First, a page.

The underground wonderland of spectacular Mammoth Cave was formed, and is still being formed, as limestone, also called calcium carbonate, dissolves in water seeping through the ground.
This phenomenon is usually found where caves occur. Underneath the topsoil on the hills of southern Kentucky, there are two layers of stone. The upper is a sandstone cap that is 50 feet thick in some places. Like an umbrella, it covers the lower layer, a series of limestone ridges.
At places called sinkholes, surface water is able to penetrate the upper sandstone umbrella. As the water works its way downward, the limestone is eroded, forming the honeycomb of underground passageways, amphitheaters, and rooms that make up Mammoth Cave.
Many of the cave’s internal features, such as stalagmites, stalactites, and columns, were formed this way. These formations build at the rate of about one cubic inch every 100 to 200 years.
Mammoth Cave History: Inhabitants and Exploration
People have been crawling through and living in the cave since prehistoric times. Anthropologists believe that Native Americans first discovered the great cave about 4,000 years ago. To light their way in the intense underground darkness, they fashioned torches from bundles of cane like that which still grows nearby. Charred remnants of these ancient torches have been found miles inside the cave in chambers lined with thousands upon thousands of gypsum crystals in myriad shapes. Apparently, these crystals were highly valued by the early spelunkers.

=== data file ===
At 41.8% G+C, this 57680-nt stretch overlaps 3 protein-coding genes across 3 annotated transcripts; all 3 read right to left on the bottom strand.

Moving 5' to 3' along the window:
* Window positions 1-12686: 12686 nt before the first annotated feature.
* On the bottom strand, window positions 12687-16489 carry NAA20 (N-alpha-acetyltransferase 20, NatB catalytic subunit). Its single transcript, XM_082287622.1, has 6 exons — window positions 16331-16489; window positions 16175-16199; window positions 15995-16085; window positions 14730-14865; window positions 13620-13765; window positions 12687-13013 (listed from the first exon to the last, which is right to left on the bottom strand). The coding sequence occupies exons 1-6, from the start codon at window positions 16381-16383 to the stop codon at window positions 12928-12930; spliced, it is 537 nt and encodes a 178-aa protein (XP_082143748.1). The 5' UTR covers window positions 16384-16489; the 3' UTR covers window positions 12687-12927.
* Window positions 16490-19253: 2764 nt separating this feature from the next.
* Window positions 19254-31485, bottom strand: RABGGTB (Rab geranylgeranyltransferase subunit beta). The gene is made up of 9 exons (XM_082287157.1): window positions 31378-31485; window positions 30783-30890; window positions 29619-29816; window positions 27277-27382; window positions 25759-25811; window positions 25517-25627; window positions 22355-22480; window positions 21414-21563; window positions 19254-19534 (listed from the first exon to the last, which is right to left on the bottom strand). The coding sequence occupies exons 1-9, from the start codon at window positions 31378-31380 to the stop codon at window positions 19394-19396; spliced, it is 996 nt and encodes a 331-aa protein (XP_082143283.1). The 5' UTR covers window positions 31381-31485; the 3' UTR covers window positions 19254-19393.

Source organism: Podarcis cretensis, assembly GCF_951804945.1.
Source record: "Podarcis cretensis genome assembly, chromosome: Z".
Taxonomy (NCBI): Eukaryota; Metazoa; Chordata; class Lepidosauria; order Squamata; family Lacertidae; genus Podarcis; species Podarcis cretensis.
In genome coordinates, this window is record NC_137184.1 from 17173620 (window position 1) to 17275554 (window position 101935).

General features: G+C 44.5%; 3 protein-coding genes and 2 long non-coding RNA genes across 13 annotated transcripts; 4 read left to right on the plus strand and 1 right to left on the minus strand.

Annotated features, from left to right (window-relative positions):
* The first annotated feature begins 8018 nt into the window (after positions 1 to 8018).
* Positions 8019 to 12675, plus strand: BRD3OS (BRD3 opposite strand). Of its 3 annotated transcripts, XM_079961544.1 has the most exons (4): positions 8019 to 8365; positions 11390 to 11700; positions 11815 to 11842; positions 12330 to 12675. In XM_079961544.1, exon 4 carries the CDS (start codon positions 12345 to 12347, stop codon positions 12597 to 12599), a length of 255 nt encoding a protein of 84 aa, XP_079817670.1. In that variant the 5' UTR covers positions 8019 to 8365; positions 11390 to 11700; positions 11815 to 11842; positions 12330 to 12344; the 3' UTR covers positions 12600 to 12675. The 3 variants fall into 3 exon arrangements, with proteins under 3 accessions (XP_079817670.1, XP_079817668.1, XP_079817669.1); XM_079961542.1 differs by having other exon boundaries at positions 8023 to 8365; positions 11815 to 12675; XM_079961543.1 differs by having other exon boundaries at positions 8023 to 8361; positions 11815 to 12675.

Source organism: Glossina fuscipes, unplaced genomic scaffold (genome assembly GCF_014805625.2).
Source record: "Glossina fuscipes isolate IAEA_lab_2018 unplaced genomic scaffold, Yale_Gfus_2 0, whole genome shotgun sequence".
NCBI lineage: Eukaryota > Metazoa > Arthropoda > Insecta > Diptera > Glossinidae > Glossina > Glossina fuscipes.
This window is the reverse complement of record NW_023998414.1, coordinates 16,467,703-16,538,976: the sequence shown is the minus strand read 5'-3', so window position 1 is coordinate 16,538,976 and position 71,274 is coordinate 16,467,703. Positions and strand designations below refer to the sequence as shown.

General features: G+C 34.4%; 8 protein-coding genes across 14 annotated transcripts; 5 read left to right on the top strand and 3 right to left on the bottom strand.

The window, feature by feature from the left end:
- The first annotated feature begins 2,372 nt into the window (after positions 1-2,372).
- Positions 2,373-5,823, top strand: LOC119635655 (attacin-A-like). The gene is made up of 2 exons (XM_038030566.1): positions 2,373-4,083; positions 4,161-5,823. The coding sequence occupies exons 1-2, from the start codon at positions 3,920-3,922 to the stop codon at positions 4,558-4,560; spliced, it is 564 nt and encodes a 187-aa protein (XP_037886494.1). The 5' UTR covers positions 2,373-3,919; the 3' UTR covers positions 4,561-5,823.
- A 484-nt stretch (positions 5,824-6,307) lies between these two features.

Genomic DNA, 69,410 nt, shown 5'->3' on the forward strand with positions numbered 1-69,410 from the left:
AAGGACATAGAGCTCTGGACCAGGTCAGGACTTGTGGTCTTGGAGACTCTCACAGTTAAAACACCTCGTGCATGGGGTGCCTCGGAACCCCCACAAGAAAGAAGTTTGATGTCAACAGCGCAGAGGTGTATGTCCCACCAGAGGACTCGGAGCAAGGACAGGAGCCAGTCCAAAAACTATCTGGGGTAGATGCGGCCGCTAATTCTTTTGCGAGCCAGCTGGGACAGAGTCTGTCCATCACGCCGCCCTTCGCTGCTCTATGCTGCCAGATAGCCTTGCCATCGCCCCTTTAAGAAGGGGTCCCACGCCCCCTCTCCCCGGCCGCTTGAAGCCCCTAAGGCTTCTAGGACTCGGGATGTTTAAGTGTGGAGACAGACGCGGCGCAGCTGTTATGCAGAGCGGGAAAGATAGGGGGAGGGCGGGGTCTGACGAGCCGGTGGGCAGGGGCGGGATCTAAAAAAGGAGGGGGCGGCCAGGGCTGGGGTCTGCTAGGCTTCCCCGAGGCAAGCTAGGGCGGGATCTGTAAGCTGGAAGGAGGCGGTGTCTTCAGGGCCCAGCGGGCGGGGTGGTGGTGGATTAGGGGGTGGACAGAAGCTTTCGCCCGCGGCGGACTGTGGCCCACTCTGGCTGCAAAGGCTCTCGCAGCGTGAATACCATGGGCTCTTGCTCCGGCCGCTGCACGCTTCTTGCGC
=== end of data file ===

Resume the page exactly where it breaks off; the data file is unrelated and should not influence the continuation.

©2006 National Park Service
Archaeologists have found evidence of human habitation
in Mammoth Cave dating back 4,000 years.
The cave also holds ancient footprints, undisturbed for centuries, as well as bits of clothing and abandoned sandals. Three miles from the cave entrance, the mummified body of a gypsum miner who died some 2,000 years ago has been discovered. He was crushed to death by a five-ton boulder. The man’s body and his clothing are perfectly preserved.
Mammoth Cave was first discovered by white pioneers in the late 1790s, and guides have been leading astonished tourists through it ever since. During the War of 1812, the cave was mined near its entrance. Slaves did most of the work, filling large leaching vats with dirt and rock from the cave. The potassium or calcium nitrate crystals produced by this operation — also called saltpeter — were used to make gunpowder.
One of the earliest guides, Stephen Bishop, aptly described the cave as “grand, gloomy, and peculiar.” He was a slave of the man who bought the cave in the 1830s, hoping to develop it as a major tourist attraction. Bishop explored and mapped many of the cave’s rooms and passages. His assessment of the cave is almost as accurate today as it was 160 years ago. Park officials still do not overlight the cave’s interior, guaranteeing that visitors never lose the feeling that they are deep within the earth.
Visiting Mammoth Cave National Park is a once-in-a-lifetime experience. The geology of this great cave has inspired awe in people for thousands of years.